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U.S. Embassy In Moscow Attacked

Gunmen with rocket launchers and an assault rifle opened fire on the U.S. Embassy in Moscow on Sunday in an apparent protest against NATO air-strikes on Yugoslavia.

Police firing pistols drove the attackers away from the embassy, which was hit by several bullets but suffered minimal damage. No one was hurt.

Protesters in other world capitals demonstrated Sunday against the ongoing NATO operation, directing most of their anger at the United States.

No one claimed responsibility for the Moscow attack. Russia fiercely opposes the NATO bombings, and protests have been held at the U.S. Embassy since Thursday.

Russian news agencies cited police sources as saying three people had been arrested in the attack, but police officials would not confirm any arrests.

A white jeep pulled up in front of the embassy and two of the occupants aimed rocket launchers at the building, as shown in footage filmed by a passerby that was aired on Russia's NTV television network.

One gunman in a ski mask and camouflage fatigues, who had climbed out of the jeep to aim a launcher, jumped back in the vehicle when police opened fire. One attacker then opened fire from inside the jeep with a semi-automatic rifle, sending police and bystanders diving for cover.

The two rocket launchers were left on the road as the jeep sped away from the 10-story, mustard-colored building on a major Moscow street.

The jeep, which police said had been stolen, had special police force license plates, and was found abandoned near the embassy.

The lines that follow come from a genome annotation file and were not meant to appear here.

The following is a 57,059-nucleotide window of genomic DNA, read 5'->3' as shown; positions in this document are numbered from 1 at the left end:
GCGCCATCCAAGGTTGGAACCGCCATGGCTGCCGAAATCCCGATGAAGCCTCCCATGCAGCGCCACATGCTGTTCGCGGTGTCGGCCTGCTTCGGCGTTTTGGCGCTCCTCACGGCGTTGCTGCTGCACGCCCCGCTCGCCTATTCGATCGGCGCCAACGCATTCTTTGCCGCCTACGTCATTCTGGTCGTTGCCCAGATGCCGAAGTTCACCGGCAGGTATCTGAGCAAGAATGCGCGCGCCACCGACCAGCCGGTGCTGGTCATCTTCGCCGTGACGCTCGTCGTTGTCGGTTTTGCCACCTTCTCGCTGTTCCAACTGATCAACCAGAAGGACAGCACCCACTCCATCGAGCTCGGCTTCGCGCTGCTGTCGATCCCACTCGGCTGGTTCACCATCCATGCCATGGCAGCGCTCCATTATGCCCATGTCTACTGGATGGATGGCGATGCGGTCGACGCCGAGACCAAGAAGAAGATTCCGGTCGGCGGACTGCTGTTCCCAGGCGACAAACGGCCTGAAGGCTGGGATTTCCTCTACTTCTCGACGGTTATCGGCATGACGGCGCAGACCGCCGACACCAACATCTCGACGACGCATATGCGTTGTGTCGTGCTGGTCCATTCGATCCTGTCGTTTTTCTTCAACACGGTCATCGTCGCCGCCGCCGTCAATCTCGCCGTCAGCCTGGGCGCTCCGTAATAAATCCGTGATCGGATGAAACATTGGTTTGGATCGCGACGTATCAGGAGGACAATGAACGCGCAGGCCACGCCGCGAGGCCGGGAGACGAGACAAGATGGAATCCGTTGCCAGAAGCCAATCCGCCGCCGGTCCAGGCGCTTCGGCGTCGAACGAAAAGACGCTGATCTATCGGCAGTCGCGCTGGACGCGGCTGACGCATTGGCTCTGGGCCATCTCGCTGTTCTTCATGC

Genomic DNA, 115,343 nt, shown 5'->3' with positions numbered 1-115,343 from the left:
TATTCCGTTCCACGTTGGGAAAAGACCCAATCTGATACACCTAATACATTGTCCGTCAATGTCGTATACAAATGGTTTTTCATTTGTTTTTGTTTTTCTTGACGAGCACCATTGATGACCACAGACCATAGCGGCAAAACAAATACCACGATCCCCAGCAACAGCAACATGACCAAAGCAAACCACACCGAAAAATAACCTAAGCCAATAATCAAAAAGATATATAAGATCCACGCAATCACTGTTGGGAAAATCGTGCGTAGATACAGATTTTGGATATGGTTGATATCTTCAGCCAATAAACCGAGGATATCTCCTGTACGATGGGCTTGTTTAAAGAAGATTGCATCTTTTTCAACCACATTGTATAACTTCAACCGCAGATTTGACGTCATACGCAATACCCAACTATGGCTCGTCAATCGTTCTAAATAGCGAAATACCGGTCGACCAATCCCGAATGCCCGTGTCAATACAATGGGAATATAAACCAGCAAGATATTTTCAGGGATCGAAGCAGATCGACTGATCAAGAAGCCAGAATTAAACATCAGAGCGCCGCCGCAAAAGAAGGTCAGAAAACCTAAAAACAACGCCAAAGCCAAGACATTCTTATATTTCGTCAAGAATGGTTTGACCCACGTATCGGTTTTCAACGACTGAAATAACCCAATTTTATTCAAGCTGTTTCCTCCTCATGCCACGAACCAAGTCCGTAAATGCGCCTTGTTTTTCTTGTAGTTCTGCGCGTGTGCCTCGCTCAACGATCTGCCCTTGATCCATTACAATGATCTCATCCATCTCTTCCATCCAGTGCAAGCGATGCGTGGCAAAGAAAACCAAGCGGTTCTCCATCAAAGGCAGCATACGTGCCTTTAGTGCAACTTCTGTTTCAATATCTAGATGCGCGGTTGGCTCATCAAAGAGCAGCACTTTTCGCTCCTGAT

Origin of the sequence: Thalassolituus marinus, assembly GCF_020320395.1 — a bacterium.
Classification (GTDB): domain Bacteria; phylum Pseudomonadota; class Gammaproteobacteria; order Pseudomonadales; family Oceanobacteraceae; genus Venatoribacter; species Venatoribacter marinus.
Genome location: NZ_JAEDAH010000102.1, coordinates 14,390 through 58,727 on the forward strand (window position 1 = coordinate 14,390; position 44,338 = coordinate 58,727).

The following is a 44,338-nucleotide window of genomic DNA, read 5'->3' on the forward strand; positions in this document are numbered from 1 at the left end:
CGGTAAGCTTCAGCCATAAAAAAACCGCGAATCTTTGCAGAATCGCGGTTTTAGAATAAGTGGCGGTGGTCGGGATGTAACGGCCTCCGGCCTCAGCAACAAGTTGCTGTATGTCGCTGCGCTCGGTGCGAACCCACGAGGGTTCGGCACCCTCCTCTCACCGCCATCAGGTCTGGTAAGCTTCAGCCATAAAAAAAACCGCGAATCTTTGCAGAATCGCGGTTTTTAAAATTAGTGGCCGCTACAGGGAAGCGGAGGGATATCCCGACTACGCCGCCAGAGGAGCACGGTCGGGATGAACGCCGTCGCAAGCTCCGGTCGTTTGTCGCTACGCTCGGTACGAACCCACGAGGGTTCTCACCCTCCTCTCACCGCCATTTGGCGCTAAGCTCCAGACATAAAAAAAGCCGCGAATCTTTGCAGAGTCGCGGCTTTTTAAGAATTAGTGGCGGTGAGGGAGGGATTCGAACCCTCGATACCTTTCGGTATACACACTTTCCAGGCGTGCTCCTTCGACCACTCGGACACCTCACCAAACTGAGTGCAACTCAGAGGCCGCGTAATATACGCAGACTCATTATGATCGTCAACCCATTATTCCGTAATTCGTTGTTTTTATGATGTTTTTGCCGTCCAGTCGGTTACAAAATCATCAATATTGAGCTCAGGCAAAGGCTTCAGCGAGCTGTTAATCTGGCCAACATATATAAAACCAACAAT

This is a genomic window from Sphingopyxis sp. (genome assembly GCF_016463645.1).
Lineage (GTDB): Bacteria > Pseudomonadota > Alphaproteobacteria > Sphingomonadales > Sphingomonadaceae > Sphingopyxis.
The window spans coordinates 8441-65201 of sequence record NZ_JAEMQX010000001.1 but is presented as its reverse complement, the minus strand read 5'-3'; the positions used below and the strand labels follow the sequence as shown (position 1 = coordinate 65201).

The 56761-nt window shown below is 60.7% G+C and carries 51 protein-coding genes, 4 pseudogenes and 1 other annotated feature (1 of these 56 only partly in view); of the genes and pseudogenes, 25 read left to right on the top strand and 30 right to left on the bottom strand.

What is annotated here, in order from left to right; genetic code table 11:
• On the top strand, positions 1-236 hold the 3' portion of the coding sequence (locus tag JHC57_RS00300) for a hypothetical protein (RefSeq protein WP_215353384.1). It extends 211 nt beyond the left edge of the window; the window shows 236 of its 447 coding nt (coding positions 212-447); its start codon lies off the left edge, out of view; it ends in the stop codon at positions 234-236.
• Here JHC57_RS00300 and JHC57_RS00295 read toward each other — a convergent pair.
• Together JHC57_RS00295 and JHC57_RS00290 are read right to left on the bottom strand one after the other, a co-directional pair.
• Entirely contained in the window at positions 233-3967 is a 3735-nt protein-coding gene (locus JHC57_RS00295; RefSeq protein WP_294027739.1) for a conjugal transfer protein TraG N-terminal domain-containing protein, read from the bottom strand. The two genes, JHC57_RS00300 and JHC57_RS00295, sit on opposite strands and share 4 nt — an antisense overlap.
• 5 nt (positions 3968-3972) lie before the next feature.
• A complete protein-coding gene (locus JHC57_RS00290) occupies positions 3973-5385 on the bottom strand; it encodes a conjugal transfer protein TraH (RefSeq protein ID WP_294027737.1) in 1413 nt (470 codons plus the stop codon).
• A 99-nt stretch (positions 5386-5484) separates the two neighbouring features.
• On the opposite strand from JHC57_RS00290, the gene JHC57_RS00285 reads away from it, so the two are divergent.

An embassy spokesman, who spoke on condition of anonymity, said no one in the embassy had been injured and that security was being tightened. Nonessential embassy personnel had been told not to come to the embassy over the weekend because of the protests.

The Russian government condemned Sunday's attack. President Boris Yeltsin's spokesman Dmitry Yakushkin said the shooting "throws a shadow on Russia, which is now making titanic efforts to mediate the crisis in Yugoslavia."

Scores of police and troops with automatic weapons ringed the embassy after the attack. A few hundred protesters also remained.

In September 1995, a masked attacker fired a rocket-propelled grenade at the embassy that exploded in an empty office. No one was injured and there was no claim of responsibility, but the attack came a day after the Kremlin accused NATO of genocide against the Bosnian Serbs.

In other protests Sunday:

In Sydney, Australia, about 7,000 protesters attacked the U.S. consulate. Some hurled broken pieces of concrete through windows of a shop and restaurant in the building where the U.S. diplomatic facility is located, and many compared President Clinton to Adolf Hitler.

One protester scaled two floors of the building and ripped down a U.S. flag, which was later burned by youths standing atop a bus shelter. Demonstrations also occurred in Melbourne and Canberra.

In Salzburg, Austria, about ,500 people carried banners denouncing the NATO air-strikes, waved Yugoslav flags and declared their support for Yugoslav President Slobodan Milosevic, the Austria Press Agency reported.

In Paris, riot police used tear gas to disperse about 300 Serb supporters who threw rocks and toppled security barriers in a demonstration in front of the U.S. Embassy.

©1999 The Associated Press. All Rights Reserved. This material may not be published, broadcast, rewritten, or redistributed

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